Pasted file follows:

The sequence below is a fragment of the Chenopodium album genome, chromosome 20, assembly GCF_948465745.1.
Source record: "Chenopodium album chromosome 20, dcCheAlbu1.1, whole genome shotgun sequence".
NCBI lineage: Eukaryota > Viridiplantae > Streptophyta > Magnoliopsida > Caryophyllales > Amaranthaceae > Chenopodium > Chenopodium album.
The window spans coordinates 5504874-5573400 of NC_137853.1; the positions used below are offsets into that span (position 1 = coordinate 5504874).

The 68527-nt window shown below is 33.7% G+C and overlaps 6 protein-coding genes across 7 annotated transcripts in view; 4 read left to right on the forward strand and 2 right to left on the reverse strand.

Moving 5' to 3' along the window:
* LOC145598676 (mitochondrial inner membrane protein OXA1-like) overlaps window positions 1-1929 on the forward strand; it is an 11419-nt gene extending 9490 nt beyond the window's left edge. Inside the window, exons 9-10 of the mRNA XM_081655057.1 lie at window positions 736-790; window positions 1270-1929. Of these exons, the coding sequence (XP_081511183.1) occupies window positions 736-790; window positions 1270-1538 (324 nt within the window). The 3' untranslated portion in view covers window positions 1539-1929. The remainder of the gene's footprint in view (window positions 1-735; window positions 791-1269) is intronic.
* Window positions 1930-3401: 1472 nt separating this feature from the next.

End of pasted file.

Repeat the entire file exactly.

The sequence below is a fragment of the Chenopodium album genome, chromosome 20, assembly GCF_948465745.1.
Source record: "Chenopodium album chromosome 20, dcCheAlbu1.1, whole genome shotgun sequence".
NCBI lineage: Eukaryota > Viridiplantae > Streptophyta > Magnoliopsida > Caryophyllales > Amaranthaceae > Chenopodium > Chenopodium album.
The window spans coordinates 5504874-5573400 of NC_137853.1; the positions used below are offsets into that span (position 1 = coordinate 5504874).

The 68527-nt window shown below is 33.7% G+C and overlaps 6 protein-coding genes across 7 annotated transcripts in view; 4 read left to right on the forward strand and 2 right to left on the reverse strand.

Moving 5' to 3' along the window:
* LOC145598676 (mitochondrial inner membrane protein OXA1-like) overlaps window positions 1-1929 on the forward strand; it is an 11419-nt gene extending 9490 nt beyond the window's left edge. Inside the window, exons 9-10 of the mRNA XM_081655057.1 lie at window positions 736-790; window positions 1270-1929. Of these exons, the coding sequence (XP_081511183.1) occupies window positions 736-790; window positions 1270-1538 (324 nt within the window). The 3' untranslated portion in view covers window positions 1539-1929. The remainder of the gene's footprint in view (window positions 1-735; window positions 791-1269) is intronic.
* Window positions 1930-3401: 1472 nt separating this feature from the next.